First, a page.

 Validation is a process of establishing
documentary evidence demonstrating that a
procedure, process, or activity carried out in
production or testing maintains the desired
level of compliance at all stages. In Pharma
Industry it is very important apart from final
testing and compliance of product with
standard that the process adapted to produce
itself must assure that process will
consistently produce the expected results.
Validation (Contd.)
Since a wide variety of procedures, processes, and
activities need to be validated, the field of validation
is divided into a number of subsections including the
following:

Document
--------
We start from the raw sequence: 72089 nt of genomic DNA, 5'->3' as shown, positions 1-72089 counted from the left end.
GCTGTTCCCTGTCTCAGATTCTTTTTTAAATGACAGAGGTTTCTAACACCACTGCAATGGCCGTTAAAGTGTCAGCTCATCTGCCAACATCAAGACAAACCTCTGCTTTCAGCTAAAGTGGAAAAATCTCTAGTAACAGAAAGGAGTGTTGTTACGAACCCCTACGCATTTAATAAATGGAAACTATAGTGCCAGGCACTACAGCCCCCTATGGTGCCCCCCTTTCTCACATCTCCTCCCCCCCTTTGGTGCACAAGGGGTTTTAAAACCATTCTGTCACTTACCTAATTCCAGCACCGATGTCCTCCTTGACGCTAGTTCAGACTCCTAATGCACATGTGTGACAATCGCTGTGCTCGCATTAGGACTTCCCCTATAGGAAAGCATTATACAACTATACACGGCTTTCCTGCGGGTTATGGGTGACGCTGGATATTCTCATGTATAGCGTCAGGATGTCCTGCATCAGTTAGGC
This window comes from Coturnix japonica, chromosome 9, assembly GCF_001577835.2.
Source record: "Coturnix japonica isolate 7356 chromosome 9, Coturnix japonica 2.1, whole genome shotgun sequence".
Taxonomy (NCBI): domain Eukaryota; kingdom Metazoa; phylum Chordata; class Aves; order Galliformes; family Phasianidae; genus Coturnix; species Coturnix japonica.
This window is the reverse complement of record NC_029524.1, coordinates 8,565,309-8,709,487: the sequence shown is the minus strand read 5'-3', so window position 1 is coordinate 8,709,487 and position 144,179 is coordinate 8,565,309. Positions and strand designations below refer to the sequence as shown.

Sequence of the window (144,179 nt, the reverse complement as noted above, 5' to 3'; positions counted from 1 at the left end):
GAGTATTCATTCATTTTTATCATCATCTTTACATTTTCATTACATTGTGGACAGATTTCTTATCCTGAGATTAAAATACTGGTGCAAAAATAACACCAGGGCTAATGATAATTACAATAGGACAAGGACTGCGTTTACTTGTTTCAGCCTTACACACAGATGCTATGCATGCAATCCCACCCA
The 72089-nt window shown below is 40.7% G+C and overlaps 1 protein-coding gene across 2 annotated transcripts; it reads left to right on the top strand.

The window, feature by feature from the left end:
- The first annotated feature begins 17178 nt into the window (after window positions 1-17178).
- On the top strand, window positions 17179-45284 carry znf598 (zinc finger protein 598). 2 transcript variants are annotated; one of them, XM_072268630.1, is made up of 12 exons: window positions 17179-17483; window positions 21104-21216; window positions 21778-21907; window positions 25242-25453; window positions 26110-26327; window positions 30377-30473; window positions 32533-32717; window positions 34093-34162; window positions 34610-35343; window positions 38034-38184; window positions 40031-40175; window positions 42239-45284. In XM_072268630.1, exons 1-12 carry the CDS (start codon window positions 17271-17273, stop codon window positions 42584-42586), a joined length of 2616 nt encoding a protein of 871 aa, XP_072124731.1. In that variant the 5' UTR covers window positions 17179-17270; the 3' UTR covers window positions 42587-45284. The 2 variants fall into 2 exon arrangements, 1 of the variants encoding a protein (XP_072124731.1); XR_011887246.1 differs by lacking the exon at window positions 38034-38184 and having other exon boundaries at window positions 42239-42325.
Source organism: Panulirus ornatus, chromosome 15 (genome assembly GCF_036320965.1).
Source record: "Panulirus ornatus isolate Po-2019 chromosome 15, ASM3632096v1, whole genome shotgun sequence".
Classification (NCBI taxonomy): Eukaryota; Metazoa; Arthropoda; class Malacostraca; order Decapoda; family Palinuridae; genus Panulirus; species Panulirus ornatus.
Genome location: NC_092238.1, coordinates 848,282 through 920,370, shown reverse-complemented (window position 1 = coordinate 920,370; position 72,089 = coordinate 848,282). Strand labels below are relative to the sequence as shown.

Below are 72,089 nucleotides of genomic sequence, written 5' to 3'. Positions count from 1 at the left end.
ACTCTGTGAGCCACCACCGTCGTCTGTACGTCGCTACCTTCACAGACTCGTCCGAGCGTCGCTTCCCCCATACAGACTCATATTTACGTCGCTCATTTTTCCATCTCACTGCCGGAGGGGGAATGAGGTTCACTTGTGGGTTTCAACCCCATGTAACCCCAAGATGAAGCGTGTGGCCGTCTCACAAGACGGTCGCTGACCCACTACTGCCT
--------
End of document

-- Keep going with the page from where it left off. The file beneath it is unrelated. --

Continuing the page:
 Equipment validation
 Facilities validation
 HVAC system validation
 Cleaning validation
 Process Validation
 Analytical method validation
 Computer system validation
 Packaging validation
 Cold chain validation
Types of Validation
Prospective
Validation
Concurrent
Validation
Retrospective
Validation
Repeated
Validation
Validation
1. Prospective Validation
 Prospective validation is carried out during the development
stage by means of a risk analysis of the production process,
which is broken down into individual steps: these are then
evaluated on the basis of past experience to determine
whether they might lead to critical situations.
 Where possible critical situations are identified, the risk is
evaluated, the potential causes are investigated and
assessed for probability and extent, the trial plans are drawn
up, and the priorities set. The trials are then performed and
evaluated, and an overall assessment is made. If, at the end,
the results are acceptable, the process is satisfactory.